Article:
This story is part of Hip-Hop Is Life, a series of profiles and features that revisit key moments in the intersection of hip-hop and Black men’s health over the last 50 years. Read the rest of the stories here.
HIP-HOP IS turning 50, but the culture hasn’t historically embraced rappers over age 35. From 1990 to 2010, only four rappers 35 or older reached #1 on the Billboard Hot 200 album chart: Eminem, Jay-Z, P. Diddy, and Common. Favoring the young while expelling the old kept the genre at the epicenter of cool but limited which Black men’s health stories got told. Black men may have been 16.6 percent of kidney failure patients in 2018, but those experiences were rarely spoken about by unaffected rappers in their 20s or older rappers silenced by ageism. That all began to change in the 2010s when the 20-year-old rappers of yesteryears grew up, and hip-hop began to embrace aging.
During this decade, rappers like Jermaine Dupri and Styles P began, respectively, promoting veganism in PETA ads and opening juice bars in New York City food deserts. Jay-Z sold millions of records extolling the virtues of eating turkey bacon and addressing his depression. Younger rappers like Logic and Mac Miller, who were influenced by the genre, even began scoring hits with songs that discussed previously taboo topics such as suicide prevention and self-care. Hip-hop made space for older rappers and healthier topics and, as a result, the 2010s became the first decade in hip-hop history where nine rappers over 35 reached #1 on the Billboard 200.
Leslie Pridgen, better known as the gravel-voiced, truth-telling rapper Freeway, used his story to help more Black men feel seen by hip-hop. After being signed to Jay-Z’s Roc-A-Fella Records in 2001 at age 23, reaching the Top 5 on the Billboard 200 at 24, and performing around the country before 30, he was diagnosed with diabetes in 2010 at age 32. Five years later, he found out he had chronic kidney disease and received a kidney transplant in 2019. His nights at the club were replaced with four-hour-long days of dialysis treatments three times per week. Still, you could find him opening up for Jay-Z and Beyoncé in New Jersey for their On The Run II Tour. Other Black men took note.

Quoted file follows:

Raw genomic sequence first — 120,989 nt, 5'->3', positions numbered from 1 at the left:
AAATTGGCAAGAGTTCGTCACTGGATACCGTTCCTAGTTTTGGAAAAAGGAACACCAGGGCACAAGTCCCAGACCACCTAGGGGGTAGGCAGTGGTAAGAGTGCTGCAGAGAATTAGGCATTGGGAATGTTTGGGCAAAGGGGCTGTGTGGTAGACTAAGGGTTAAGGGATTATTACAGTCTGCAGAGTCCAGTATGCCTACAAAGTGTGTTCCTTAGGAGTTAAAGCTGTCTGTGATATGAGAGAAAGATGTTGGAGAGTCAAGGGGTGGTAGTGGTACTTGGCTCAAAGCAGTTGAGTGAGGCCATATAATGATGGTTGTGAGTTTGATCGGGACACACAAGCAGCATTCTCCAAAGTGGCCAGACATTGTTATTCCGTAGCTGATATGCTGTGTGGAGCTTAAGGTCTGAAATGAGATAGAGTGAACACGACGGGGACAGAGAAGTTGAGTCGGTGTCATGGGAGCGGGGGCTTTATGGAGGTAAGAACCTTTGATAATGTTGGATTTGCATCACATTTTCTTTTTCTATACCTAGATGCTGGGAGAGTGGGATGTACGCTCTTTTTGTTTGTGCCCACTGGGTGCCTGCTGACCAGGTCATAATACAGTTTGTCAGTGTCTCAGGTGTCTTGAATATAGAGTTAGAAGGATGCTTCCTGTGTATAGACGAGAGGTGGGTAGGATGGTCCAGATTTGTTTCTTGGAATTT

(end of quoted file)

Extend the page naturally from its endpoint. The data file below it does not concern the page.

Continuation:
“I would be in a dialysis center and [post] on Instagram and Facebook. I was someone [my fans] could believe, trust, and actually see at the same time,” Freeway tells Men’s Health. “People had family members going through it. People themselves were going through it.”
Freeway is closer to his fans because of it. He showed them what a rapper after 35 looked like, and it looked like a lot of them, especially Black men. He can’t remember a day when someone doesn’t tell him how his perseverance inspired them, and he estimates nearly half of those people are Black men. His health journey resonates with the people he shares them with through the National Kidney Foundation, the Gift of Life organ donor organization, and his own Freedom Thinkers Academy because Freeway still means something. Hip-hop hasn’t forgotten him. Now 44, Freeway reflects on the decade when hip-hop began to grow up and embrace aging.
Men’s Health: You were 24 years old when your debut album, Philadelphia Freeway, came out in 2003. That was the same year Jay-Z retired for the first time at 33. What do you think about hip-hop’s relationship with age around the time you debuted? Do you feel there was space for rappers over 35 back then?
Freeway: I don’t think so. I think that’s one of the reasons why Jay was about to retire because it felt like you shouldn’t be rapping once you get older. I remember on my second album [in 2007], I did a song with Scarface [“Baby Don’t Do It”], and he said, “I don’t want to be another Joe, 55 doing concerts, relying on shows.” When that album came out, I was probably 29. I thought, “I’m definitely not trying to be a rapper at 40.” But I’m 44 now, and I still love it. I’m still going hard. I just feel like it’s something in hip-hop where they don’t respect the elders to the extent they should. But it’s been changing. Jay is 53, and Nas is 49, and they’re both doing their thing. It’s definitely switching a little bit, but back when I started, it definitely seemed like you shouldn’t be trying to rap when you are old.
Did you have a personal connection to any Black men who suffered from chronic kidney failure?
My uncle passed away last year, but [before that] he had a kidney transplant, and he had to go back on dialysis. He was diagnosed in 2010, five years before I was diagnosed. One day he was coming back from dialysis, and he fell, hit his head, and didn’t recover. I had that example in my family before he passed away. One of my first cousins, Shia, died because she had kidney issues and wasn’t taking care of herself.